By Ward Lucas 2015
I had not heard about this case until it was brought to my attention this week.
“In the landmark 1982 case, American Society of Mechanical Engineers v. Hydrolevel, the U.S. Supreme Court determined that an association can be held liable for the actions of its officers, directors and other volunteers (including actions which bind the association financially), even when the association does not know about, approve of, or benefit from those actions, as long as the volunteer reasonably appears to outsiders to be acting with the association‘s approval (i.e., with its “apparent authority”). The Supreme Court made clear that associations are to be held strictly liable for the activities of volunteers that have even the apparent authority of the association. Even if an association volunteer does not in fact have authority to act in a particular manner on behalf of the association, the law will nevertheless hold the association liable if third parties reasonably believe that the volunteer had such authority. The law thus requires an association to take reasonable steps to ensure that the scope of its agents’ (e.g., officers, directors and committee members’) authority is clear to third parties, and that agents are not able to hold themselves out to third parties as having authority beyond that which has been vested in them by the association…”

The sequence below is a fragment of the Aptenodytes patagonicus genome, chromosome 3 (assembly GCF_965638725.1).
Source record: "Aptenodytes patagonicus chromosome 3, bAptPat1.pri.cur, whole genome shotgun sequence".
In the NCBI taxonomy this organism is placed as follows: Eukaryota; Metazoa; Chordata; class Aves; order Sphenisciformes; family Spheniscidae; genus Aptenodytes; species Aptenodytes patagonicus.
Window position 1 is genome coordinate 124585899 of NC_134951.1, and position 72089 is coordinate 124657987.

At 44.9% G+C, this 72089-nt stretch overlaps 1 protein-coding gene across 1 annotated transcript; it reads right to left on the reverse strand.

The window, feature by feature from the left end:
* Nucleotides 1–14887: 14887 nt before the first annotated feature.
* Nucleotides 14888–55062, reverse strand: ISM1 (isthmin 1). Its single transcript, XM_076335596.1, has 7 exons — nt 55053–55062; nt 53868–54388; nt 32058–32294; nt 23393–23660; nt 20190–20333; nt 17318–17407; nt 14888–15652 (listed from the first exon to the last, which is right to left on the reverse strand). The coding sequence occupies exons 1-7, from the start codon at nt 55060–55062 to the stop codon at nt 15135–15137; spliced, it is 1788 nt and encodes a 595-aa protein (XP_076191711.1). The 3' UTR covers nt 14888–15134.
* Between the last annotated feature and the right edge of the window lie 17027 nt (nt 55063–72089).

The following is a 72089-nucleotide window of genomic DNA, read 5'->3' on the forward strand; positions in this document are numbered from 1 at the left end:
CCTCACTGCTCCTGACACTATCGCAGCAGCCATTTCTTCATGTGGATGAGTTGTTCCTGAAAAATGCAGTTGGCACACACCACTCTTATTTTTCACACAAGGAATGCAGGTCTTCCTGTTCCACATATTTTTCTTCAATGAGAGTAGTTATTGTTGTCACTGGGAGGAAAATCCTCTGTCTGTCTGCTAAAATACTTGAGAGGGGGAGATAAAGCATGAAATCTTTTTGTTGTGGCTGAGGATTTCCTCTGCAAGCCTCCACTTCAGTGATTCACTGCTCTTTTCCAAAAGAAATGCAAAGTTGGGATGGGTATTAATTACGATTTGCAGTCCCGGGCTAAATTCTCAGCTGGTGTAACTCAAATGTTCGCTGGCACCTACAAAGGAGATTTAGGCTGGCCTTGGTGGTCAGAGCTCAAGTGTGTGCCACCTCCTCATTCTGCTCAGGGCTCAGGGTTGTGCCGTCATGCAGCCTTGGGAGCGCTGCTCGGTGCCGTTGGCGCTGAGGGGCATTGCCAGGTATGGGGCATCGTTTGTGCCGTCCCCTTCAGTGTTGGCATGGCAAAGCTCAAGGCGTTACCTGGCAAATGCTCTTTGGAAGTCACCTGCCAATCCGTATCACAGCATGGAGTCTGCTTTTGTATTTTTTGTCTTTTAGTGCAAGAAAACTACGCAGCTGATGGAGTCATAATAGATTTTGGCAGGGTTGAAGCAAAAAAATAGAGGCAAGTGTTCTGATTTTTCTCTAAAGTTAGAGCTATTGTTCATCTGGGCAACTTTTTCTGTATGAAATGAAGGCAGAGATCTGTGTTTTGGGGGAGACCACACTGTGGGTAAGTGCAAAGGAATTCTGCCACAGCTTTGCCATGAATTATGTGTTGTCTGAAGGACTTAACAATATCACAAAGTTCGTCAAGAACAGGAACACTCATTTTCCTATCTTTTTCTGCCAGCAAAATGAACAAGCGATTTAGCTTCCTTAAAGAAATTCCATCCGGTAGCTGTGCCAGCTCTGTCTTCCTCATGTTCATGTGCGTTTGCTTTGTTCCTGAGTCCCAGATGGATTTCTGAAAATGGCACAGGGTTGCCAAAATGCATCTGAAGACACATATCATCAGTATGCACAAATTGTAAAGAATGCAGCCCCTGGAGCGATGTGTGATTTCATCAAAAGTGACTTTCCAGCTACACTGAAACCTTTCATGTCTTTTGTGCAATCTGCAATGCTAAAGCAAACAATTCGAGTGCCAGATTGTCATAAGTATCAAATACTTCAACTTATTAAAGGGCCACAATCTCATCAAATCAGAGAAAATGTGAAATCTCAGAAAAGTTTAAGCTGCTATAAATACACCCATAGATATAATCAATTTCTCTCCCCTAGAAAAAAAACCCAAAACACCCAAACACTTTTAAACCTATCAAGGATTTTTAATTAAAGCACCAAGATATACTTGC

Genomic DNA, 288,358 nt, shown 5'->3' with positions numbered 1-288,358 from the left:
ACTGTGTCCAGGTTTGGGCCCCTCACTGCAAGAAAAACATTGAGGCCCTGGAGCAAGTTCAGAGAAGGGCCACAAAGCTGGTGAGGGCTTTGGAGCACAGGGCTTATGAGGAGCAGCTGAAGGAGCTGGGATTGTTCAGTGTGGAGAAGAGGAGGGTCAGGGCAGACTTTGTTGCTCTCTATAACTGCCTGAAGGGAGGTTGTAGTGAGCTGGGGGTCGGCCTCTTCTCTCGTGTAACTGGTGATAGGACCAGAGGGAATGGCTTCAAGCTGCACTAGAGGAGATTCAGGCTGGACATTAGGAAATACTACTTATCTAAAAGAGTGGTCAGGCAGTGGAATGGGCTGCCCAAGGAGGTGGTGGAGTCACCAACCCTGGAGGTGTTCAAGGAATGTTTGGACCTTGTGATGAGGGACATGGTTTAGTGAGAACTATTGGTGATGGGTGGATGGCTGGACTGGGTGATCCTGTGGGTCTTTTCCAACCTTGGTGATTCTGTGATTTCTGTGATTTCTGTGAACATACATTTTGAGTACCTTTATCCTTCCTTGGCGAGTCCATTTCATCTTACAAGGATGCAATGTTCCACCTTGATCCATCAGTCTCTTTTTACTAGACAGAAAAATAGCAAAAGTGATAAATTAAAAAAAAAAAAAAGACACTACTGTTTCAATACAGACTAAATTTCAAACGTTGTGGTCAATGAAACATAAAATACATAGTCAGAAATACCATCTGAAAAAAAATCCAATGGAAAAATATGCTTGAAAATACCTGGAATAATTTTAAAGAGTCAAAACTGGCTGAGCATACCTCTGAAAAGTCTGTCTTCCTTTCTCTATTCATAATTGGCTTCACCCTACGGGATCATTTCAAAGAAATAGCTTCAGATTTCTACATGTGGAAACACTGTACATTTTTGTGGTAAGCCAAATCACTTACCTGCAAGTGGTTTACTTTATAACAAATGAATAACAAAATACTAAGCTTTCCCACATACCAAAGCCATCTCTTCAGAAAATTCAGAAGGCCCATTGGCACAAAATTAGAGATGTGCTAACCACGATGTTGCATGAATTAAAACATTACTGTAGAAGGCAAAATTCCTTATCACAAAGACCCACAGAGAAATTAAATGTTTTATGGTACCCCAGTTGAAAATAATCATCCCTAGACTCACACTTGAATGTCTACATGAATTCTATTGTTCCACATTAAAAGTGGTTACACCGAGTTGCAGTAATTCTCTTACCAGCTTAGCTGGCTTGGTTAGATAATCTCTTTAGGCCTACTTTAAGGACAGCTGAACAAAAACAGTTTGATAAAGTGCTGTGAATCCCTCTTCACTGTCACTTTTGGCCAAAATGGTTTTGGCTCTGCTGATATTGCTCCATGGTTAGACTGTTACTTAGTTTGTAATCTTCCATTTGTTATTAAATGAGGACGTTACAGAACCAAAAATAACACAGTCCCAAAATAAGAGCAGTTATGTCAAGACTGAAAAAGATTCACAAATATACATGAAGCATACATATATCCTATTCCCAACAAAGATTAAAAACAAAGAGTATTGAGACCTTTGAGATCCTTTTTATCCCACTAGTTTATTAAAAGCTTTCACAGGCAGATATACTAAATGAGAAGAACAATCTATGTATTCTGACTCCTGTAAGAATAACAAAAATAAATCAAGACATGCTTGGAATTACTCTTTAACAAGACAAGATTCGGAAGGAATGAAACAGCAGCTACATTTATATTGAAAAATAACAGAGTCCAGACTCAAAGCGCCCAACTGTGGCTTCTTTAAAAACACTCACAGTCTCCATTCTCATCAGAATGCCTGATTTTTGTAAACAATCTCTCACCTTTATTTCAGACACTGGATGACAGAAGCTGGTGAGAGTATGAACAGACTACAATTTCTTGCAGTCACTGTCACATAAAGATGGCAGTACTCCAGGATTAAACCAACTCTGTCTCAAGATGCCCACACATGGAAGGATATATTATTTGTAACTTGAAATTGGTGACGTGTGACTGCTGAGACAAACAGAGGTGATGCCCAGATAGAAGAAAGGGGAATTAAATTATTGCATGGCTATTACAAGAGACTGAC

CalhomeLaw has used this with tremendous success in California. Donie Vanitzian as one of the more well-known law trained journalists in the country has made waves, George Staropoli in Arizona, an expert at reasoning out ways of making Supreme Court decisions look applicable and relevant to ending the national HOA scam.